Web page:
Kindness Unifies


I’m sharing with you advice about accepting without sufficient thought two assumptions. The first one: if you must drive in bad winter weather, don’t assume that interstate highways will have the highest priorities when salting and plowing are essential. The Pennsylvania Turnpike recently mocked that assumption, which I had been gullible enough to buy into. The second piece of advice, to be shared later, stems from a more deeply-rooted assumption, demolished the way my front bumper was by my misguided confidence in the first one. Here’s what happened: on that slushy, slippery highway, I was forced to brake abruptly by an idiot who suddenly and precipitously cut in front of me. My car fishtailed on the untreated surface, and the bumper smashed into the center divider. Fortunately, neither Elaine nor I was seriously hurt. Fortunately, too, no other vehicle was involved and airbags didn’t deploy. Only later, of course, did we realize fully how much worse consequences could have been. In the immediate aftermath, I pulled off the road, gratified the car was still drivable. I inspected the bumper carefully. Ahead of us lay a long trip to a professional conference, followed by a 700-mile drive home. Since Elaine had been scheduled for several presentations at our first destination, both of us wanted to proceed, but I worried about parts of the bumper hanging close to the roadway. We needed to locate a repair facility close enough to reliably secure the damaged area if we were to go on. By phone, we contacted the closest repair shop, roughly a half hour’s drive away. The proprietor, a friendly man, assured us that if he couldn’t do the job, he’d send us to someone close by who could. That thirty minutes or so getting there amounted to an adventure in itself as we maneuvered country roads that were narrow, hilly, and slippery. We passed sporadic farmhouses, many of which I noticed by force of habit conspicuously displayed American flags. In the past, similar encounters had often prompted me to tease Elaine. “Uh oh,” I’d remark, “looks like we’re in Trump territory!” Before she got wise to me, she’d respond seriously that it was her flag, too, and that no one, however misguided, could compromise its meaning for her. I was often puzzled and, yes, moved by her unequivocal patriotism. Her advocacy was based on the assurance that every dark night gives way to a new dawn. I, conversely, am a pessimist, obsessed about damage already inflicted by recent political misadventures. This time, otherwise occupied, I kept my reactions to myself, but I was positive we had entered alien turf. In popular parlance, we were “elitists” who had crossed the border into “base” country. Anyone interested in defining us could do so by consulting our license plate, which indicated the car’s university affiliation. The physical distance covered in our quest for assistance was being supplemented by a growing feeling of psychological displacement. Given the circumstances, I uncharacteristically tried to downplay that perception. The repair shop was located close to the center of a small town. Some of my tension was assuaged by the cordial greeting from the proprietor, who told us he’d been waiting for our arrival. In the next few minutes, though, spirits nosedived. After inspecting the damage, he doubted he could administer the temporary fix we sought, but, true to his word, he recommended a mechanic at the service station across the street. His first words weren’t encouraging either. “I’m not a body guy, but I’ll take a look at it.” He went out, surveyed the damage, jiggled a few exposed parts, then came back. Wordlessly, he picked up a roll of thick wire and a large cutting tool. For the next forty minutes, in the damp cold, he wove the wire through original openings as well as some unplanned ones of recent vintage. When he finished, he appraised his work carefully and invited me to take a look. Anything, however improvisational, that promised to allow us to continue on would have satisfied me, so I gave my O.K. Inside the station, I asked how much I owed him. I felt bound by any figure he named. “Oh, a couple of bucks,” he answered. That was the second shock of the day, obviously the antithesis of the first. “You’re kidding,” I said. “Nope, that’ll do it,” he confirmed. I slapped some bills on the desk, and when he hesitated, I told him to keep them and accept my heartfelt gratitude. As an afterthought, I asked whether he knew of any good motels close by. Elaine and I were tired and open to an early evening. He pondered briefly, then went to a grocery next door to gather some of his buddies for serious consultation. And consider they did, very diligently. One would suggest, another would veto. Example: “How about X’s down the road?” “Nah, they do dope there!” Obviously, they wanted sincerely to help us, but the discussion was morphing into mini- debates. Elaine and I looked at each other in silent agreement, and I told them we had decided to push on further for the sake of our schedule. Touched and, yes, surprised by their real concern, I thanked them deeply, then got back on the road. During the next couple of hours, as Elaine dozed, I tried to make sense of all that had recently happened. A potential disaster had led to an unforgettable and, in some ways, incomprehensible experience. As I drove, exceedingly carefully I assure you, I tried to organize my reactions. That process resulted in confronting the second assumption mentioned earlier, the assumption that the chasm separating Trump’s “Base” from the domain of so-called “Elitists” is virtually unbridgeable. Rarely, at least in my memory, has our country been so passionately divided. Twenty years ago, if a prescient writer had tried to anticipate current divisiveness, ridicule would have been heaped on a so-called wild and reckless imagination. But what actually transpires sometimes exceeds the most visionary projections. Over the past three years, the conviction that integrity in national politics had been wallowing somewhere in Trump’s “swamp” has thoroughly depressed me. I began to separate our population into advocates for decency and honor (us, of course) and those for whom amorality advanced their self-interest (them, needless to say). I could have been wrong about the political leanings of those men I’ll always remember with gratitude, but I’d wager not. The overall environment, particularly the abundance of flags and the area’s relative isolation, had helped bolster my caricature. This time, however, that image seemed knee-jerkingly simplistic. Even if they were certified members of the “Base”, they cared, they helped, they were motivated, obviously, by an instinctive response to the occasional and unforeseeable precariousness of our shared humanity. In the days following, my second assumption, the one about the wide chasm separating the Base from the Elites, has also started to slink off into Trump’s Mar Al Swamp. However filled with political turmoil our days are at this moment, for most of us, genuine caring takes precedence over whatever separates us. Largely unexamined, most of us have a set of values prompting us to offer help when it’s needed. The functioning of that impulse should be recognized, particularly at this disturbing time, without having to be stimulated by something like an automobile accident.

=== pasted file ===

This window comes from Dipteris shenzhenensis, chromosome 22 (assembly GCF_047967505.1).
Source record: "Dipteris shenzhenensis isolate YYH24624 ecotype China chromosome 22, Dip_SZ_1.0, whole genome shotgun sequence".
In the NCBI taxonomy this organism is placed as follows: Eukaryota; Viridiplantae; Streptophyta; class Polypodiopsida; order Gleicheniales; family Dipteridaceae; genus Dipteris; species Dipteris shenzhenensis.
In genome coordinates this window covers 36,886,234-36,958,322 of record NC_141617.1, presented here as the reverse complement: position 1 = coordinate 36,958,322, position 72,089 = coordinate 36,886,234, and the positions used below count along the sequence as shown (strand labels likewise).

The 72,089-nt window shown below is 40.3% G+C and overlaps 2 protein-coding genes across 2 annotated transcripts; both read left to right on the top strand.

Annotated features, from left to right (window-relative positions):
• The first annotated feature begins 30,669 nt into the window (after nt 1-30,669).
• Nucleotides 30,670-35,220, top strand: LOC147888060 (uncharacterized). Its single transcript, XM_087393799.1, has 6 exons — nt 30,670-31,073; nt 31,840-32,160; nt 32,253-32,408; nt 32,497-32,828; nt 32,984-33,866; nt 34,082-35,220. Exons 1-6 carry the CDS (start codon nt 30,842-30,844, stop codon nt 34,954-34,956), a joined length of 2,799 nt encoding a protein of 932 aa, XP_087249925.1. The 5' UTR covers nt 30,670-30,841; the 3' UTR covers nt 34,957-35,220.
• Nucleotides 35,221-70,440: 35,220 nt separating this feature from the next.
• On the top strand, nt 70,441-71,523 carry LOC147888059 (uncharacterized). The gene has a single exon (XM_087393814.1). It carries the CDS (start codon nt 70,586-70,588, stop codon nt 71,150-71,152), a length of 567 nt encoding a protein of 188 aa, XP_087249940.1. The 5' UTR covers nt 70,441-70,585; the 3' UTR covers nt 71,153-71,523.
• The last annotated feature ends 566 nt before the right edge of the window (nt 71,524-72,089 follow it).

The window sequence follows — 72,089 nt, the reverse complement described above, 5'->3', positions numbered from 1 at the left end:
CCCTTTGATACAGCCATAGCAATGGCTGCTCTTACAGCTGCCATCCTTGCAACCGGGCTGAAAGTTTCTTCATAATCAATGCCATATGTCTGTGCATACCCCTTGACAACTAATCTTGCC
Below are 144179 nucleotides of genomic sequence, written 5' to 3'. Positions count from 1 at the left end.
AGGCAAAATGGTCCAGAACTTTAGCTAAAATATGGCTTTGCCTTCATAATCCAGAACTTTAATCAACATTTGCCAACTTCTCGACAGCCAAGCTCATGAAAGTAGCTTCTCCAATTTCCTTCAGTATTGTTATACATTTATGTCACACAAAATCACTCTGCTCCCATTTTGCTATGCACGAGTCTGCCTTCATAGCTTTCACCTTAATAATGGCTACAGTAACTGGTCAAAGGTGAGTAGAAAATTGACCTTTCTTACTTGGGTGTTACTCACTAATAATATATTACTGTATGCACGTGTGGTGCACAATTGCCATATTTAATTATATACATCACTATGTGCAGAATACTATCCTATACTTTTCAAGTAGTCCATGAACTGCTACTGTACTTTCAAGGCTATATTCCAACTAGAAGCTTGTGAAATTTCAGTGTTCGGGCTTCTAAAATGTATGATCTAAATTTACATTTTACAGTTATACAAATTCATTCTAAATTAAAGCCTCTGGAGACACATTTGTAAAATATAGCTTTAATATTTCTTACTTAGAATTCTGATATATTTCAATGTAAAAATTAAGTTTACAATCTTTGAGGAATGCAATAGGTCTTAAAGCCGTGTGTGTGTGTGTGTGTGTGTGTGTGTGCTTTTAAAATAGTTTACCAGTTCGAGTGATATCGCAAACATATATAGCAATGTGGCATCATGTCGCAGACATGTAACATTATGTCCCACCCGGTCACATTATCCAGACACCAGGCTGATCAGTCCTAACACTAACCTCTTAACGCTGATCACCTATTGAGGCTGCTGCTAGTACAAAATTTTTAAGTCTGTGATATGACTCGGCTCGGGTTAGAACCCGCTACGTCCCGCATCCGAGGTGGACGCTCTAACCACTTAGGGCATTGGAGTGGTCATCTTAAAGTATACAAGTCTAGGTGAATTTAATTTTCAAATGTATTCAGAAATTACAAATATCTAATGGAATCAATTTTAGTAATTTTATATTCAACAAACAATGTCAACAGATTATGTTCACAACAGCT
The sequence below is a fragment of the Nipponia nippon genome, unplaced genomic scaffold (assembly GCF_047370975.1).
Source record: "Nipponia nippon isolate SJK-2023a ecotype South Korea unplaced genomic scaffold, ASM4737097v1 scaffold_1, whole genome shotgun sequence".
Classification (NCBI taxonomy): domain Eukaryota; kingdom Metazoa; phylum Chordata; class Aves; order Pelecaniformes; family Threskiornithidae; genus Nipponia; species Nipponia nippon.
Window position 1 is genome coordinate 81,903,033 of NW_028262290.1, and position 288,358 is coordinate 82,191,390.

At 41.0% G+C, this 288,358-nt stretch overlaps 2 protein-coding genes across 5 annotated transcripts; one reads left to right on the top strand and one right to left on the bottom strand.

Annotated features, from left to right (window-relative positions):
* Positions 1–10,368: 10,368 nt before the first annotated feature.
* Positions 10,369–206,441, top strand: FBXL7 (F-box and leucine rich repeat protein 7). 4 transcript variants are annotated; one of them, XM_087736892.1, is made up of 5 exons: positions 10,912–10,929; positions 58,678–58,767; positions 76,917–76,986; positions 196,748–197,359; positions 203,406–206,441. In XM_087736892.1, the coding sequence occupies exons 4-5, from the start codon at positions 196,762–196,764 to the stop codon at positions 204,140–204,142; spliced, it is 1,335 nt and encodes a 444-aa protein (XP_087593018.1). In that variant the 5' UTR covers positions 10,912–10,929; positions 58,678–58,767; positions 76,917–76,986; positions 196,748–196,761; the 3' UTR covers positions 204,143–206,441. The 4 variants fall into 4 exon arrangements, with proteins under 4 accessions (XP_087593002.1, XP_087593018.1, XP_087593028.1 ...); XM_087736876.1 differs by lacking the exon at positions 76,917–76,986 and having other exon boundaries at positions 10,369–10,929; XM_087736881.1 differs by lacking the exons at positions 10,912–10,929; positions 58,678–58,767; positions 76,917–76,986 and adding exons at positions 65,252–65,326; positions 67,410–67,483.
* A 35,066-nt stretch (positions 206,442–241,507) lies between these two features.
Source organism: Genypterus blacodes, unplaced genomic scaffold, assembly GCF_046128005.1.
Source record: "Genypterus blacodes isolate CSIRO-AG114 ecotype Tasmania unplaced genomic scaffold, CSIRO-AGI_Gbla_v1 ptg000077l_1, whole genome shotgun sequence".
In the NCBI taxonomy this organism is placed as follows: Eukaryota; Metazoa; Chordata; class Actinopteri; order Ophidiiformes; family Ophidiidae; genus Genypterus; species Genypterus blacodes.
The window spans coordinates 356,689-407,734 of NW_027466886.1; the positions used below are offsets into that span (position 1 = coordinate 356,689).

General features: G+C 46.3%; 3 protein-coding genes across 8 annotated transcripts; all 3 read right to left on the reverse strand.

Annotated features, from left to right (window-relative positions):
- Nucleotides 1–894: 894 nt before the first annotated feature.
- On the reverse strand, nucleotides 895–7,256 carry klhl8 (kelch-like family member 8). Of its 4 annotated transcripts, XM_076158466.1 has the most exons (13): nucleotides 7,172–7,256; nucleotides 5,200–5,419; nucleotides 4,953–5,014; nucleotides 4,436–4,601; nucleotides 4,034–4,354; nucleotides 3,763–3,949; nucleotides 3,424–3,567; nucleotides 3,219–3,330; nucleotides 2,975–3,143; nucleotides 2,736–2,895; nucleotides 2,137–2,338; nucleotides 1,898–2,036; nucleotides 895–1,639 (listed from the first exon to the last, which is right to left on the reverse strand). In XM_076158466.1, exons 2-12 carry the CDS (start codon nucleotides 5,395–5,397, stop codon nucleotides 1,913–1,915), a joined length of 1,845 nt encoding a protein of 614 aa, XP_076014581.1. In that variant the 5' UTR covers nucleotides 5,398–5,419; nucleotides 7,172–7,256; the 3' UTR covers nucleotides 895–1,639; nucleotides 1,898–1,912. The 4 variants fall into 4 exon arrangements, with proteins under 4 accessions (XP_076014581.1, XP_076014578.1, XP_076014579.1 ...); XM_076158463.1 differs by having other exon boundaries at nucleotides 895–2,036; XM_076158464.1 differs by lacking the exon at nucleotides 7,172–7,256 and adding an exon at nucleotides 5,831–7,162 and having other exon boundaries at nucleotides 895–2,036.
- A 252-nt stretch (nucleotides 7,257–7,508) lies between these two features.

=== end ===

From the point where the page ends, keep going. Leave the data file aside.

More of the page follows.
Mort Maimon